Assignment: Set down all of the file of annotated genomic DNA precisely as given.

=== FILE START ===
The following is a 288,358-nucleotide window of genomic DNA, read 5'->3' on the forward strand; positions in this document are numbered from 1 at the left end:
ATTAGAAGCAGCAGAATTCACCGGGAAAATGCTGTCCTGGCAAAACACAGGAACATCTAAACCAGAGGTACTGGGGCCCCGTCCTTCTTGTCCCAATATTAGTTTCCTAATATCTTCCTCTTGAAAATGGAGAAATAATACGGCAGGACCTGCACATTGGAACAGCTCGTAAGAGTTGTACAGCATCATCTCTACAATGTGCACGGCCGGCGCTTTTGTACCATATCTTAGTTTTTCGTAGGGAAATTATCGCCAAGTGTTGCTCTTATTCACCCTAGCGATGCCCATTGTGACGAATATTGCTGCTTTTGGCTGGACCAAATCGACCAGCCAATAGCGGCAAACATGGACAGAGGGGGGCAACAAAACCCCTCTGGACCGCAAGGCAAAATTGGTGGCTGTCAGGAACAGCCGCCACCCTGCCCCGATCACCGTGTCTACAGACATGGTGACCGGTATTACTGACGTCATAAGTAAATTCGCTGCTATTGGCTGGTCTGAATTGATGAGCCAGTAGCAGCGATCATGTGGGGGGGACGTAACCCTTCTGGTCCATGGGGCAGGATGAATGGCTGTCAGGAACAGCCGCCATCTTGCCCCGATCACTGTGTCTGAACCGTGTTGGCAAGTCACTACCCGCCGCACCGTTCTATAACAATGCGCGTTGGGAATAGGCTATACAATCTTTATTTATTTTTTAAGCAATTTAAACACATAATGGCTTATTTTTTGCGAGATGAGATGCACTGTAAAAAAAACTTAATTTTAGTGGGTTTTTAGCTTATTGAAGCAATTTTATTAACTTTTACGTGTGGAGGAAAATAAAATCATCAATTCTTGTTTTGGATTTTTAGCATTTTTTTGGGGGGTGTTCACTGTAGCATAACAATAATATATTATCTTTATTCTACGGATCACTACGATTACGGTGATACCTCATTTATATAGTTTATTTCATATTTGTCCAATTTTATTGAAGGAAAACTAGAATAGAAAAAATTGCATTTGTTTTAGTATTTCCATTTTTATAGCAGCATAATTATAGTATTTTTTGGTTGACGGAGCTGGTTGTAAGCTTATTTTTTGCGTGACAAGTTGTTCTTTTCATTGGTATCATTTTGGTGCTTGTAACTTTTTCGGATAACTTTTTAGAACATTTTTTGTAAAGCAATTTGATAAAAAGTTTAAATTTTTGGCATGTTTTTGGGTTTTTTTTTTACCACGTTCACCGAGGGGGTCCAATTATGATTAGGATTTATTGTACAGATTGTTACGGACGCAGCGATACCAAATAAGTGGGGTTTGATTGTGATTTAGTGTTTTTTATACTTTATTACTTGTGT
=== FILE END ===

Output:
The following is a 288,358-nucleotide window of genomic DNA, read 5'->3' on the forward strand; positions in this document are numbered from 1 at the left end:
ATTAGAAGCAGCAGAATTCACCGGGAAAATGCTGTCCTGGCAAAACACAGGAACATCTAAACCAGAGGTACTGGGGCCCCGTCCTTCTTGTCCCAATATTAGTTTCCTAATATCTTCCTCTTGAAAATGGAGAAATAATACGGCAGGACCTGCACATTGGAACAGCTCGTAAGAGTTGTACAGCATCATCTCTACAATGTGCACGGCCGGCGCTTTTGTACCATATCTTAGTTTTTCGTAGGGAAATTATCGCCAAGTGTTGCTCTTATTCACCCTAGCGATGCCCATTGTGACGAATATTGCTGCTTTTGGCTGGACCAAATCGACCAGCCAATAGCGGCAAACATGGACAGAGGGGGGCAACAAAACCCCTCTGGACCGCAAGGCAAAATTGGTGGCTGTCAGGAACAGCCGCCACCCTGCCCCGATCACCGTGTCTACAGACATGGTGACCGGTATTACTGACGTCATAAGTAAATTCGCTGCTATTGGCTGGTCTGAATTGATGAGCCAGTAGCAGCGATCATGTGGGGGGGACGTAACCCTTCTGGTCCATGGGGCAGGATGAATGGCTGTCAGGAACAGCCGCCATCTTGCCCCGATCACTGTGTCTGAACCGTGTTGGCAAGTCACTACCCGCCGCACCGTTCTATAACAATGCGCGTTGGGAATAGGCTATACAATCTTTATTTATTTTTTAAGCAATTTAAACACATAATGGCTTATTTTTTGCGAGATGAGATGCACTGTAAAAAAAACTTAATTTTAGTGGGTTTTTAGCTTATTGAAGCAATTTTATTAACTTTTACGTGTGGAGGAAAATAAAATCATCAATTCTTGTTTTGGATTTTTAGCATTTTTTTGGGGGGTGTTCACTGTAGCATAACAATAATATATTATCTTTATTCTACGGATCACTACGATTACGGTGATACCTCATTTATATAGTTTATTTCATATTTGTCCAATTTTATTGAAGGAAAACTAGAATAGAAAAAATTGCATTTGTTTTAGTATTTCCATTTTTATAGCAGCATAATTATAGTATTTTTTGGTTGACGGAGCTGGTTGTAAGCTTATTTTTTGCGTGACAAGTTGTTCTTTTCATTGGTATCATTTTGGTGCTTGTAACTTTTTCGGATAACTTTTTAGAACATTTTTTGTAAAGCAATTTGATAAAAAGTTTAAATTTTTGGCATGTTTTTGGGTTTTTTTTTTACCACGTTCACCGAGGGGGTCCAATTATGATTAGGATTTATTGTACAGATTGTTACGGACGCAGCGATACCAAATAAGTGGGGTTTGATTGTGATTTAGTGTTTTTTATACTTTATTACTTGTGT